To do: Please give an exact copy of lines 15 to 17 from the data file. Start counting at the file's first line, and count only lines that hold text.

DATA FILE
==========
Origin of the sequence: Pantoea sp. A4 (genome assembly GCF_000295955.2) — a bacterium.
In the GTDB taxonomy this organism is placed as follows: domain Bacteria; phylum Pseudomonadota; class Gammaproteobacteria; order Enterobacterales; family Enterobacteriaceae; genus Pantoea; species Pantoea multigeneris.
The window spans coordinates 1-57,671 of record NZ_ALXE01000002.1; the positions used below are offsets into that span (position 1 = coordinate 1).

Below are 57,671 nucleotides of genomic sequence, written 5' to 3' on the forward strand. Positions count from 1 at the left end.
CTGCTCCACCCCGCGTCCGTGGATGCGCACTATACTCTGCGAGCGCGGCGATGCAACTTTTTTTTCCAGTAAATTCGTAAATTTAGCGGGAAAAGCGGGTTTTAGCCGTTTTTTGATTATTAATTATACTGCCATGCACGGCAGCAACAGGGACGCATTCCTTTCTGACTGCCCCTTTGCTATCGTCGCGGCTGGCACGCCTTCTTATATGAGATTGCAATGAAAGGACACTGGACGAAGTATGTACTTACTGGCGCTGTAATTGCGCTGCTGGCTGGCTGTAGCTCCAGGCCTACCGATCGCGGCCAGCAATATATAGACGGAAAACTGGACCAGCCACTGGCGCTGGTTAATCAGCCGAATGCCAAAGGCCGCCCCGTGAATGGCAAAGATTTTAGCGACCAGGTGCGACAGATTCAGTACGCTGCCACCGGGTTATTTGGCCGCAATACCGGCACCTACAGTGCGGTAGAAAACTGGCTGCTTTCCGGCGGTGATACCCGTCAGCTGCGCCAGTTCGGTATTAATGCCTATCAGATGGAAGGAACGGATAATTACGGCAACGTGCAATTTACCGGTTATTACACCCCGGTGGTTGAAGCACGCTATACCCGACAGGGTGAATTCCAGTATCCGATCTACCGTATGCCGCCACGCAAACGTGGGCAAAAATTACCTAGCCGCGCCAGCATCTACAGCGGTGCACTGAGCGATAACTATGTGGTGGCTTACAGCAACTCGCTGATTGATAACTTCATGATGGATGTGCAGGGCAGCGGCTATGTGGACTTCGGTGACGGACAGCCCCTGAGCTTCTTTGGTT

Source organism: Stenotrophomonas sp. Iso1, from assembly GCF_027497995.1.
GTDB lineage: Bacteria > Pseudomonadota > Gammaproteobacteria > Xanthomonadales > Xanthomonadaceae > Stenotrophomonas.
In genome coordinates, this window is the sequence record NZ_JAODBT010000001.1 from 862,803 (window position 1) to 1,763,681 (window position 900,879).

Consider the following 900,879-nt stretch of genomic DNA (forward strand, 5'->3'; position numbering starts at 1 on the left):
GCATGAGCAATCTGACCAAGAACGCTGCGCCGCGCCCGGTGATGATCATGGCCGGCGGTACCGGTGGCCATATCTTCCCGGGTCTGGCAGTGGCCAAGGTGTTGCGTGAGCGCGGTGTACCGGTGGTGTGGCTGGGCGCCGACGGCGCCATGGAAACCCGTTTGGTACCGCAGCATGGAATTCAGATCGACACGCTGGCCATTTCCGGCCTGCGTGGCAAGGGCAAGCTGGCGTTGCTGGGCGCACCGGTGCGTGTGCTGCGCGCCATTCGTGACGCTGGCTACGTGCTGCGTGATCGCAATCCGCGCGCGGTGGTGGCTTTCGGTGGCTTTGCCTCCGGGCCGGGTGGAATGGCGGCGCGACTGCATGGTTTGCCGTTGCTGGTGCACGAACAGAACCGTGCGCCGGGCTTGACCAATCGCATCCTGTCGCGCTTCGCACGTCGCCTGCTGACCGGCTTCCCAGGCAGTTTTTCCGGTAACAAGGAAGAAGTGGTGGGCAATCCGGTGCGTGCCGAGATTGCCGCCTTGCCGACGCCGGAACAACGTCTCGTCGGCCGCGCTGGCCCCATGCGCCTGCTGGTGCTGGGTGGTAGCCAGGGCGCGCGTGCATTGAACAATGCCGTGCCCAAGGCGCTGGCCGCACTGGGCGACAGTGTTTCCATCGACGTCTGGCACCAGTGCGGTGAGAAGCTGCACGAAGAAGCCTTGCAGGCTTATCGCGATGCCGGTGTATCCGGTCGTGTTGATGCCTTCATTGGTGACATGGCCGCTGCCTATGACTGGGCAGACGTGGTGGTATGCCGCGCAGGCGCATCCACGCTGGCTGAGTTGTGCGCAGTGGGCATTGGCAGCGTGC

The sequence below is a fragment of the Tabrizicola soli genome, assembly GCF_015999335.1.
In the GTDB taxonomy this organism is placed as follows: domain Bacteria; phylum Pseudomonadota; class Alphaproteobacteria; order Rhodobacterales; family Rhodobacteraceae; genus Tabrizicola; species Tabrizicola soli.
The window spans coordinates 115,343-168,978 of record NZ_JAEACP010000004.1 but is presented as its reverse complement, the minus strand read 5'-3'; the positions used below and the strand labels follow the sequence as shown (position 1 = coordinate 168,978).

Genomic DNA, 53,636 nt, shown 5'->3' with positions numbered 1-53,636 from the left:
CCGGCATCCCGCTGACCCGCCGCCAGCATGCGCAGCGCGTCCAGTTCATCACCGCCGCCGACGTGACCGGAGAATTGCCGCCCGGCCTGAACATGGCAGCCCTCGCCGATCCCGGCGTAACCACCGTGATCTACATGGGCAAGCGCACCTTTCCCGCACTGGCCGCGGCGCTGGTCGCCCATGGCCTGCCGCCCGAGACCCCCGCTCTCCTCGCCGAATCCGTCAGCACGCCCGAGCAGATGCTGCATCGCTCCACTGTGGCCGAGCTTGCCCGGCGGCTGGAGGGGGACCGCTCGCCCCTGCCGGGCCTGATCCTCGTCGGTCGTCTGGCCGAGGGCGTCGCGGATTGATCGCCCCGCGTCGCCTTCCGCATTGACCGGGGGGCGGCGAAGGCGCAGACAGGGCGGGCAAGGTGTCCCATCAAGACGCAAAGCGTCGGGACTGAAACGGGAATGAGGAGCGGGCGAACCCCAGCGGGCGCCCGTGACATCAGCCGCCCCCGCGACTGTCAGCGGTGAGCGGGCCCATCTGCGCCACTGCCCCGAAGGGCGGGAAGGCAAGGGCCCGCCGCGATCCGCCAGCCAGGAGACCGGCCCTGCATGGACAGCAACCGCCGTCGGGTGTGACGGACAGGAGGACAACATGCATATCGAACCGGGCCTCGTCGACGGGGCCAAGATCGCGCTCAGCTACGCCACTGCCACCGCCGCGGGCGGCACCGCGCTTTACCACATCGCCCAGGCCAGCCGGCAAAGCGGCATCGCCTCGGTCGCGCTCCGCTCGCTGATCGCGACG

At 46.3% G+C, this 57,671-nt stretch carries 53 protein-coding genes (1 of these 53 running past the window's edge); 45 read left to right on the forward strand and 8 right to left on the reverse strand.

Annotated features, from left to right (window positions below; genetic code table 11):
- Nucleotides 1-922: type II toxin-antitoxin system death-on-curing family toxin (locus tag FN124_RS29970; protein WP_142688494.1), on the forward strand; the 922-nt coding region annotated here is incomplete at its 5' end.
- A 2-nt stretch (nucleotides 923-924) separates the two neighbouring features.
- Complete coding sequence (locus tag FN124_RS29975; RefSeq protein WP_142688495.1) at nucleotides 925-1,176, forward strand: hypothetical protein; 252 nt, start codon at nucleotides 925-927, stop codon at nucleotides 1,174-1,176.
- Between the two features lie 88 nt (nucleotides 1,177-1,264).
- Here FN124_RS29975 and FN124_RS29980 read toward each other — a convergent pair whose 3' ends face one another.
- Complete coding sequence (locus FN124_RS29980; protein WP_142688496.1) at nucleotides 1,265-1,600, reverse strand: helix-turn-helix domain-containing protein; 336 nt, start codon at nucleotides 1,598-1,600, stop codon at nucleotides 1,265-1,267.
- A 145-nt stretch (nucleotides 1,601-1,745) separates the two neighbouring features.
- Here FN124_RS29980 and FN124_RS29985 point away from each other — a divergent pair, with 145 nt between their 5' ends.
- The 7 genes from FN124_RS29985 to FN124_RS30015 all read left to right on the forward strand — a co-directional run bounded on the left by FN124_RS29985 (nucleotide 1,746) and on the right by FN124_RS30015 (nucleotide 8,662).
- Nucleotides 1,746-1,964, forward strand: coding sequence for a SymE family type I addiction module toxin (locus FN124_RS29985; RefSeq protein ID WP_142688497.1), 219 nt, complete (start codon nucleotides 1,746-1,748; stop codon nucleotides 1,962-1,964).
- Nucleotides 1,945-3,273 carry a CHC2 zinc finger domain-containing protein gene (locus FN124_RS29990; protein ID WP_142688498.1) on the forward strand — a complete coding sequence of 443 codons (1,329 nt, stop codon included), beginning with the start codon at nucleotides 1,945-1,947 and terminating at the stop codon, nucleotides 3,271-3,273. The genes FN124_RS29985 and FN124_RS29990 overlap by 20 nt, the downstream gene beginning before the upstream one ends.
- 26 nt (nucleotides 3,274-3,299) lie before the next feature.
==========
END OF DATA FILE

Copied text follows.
CCGGCATCCCGCTGACCCGCCGCCAGCATGCGCAGCGCGTCCAGTTCATCACCGCCGCCGACGTGACCGGAGAATTGCCGCCCGGCCTGAACATGGCAGCCCTCGCCGATCCCGGCGTAACCACCGTGATCTACATGGGCAAGCGCACCTTTCCCGCACTGGCCGCGGCGCTGGTCGCCCATGGCCTGCCGCCCGAGACCCCCGCTCTCCTCGCCGAATCCGTCAGCACGCCCGAGCAGATGCTGCATCGCTCCACTGTGGCCGAGCTTGCCCGGCGGCTGGAGGGGGACCGCTCGCCCCTGCCGGGCCTGATCCTCGTCGGTCGTCTGGCCGAGGGCGTCGCGGATTGATCGCCCCGCGTCGCCTTCCGCATTGACCGGGGGGCGGCGAAGGCGCAGACAGGGCGGGCAAGGTGTCCCATCAAGACGCAAAGCGTCGGGACTGAAACGGGAATGAGGAGCGGGCGAACCCCAGCGGGCGCCCGTGACATCAGCCGCCCCCGCGACTGTCAGCGGTGAGCGGGCCCATCTGCGCCACTGCCCCGAAGGGCGGGAAGGCAAGGGCCCGCCGCGATCCGCCAGCCAGGAGACCGGCCCTGCATGGACAGCAACCGCCGTCGGGTGTGACGGACAGGAGGACAACATGCATATCGAACCGGGCCTCGTCGACGGGGCCAAGATCGCGCTCAGCTACGCCACTGCCACCGCCGCGGGCGGCACCGCGCTTTACCACATCGCCCAGGCCAGCCGGCAAAGCGGCATCGCCTCGGTCGCGCTCCGCTCGCTGATCGCGACG

At 46.3% G+C, this 57,671-nt stretch carries 53 protein-coding genes (1 of these 53 running past the window's edge); 45 read left to right on the forward strand and 8 right to left on the reverse strand.

Annotated features, from left to right (window positions below; genetic code table 11):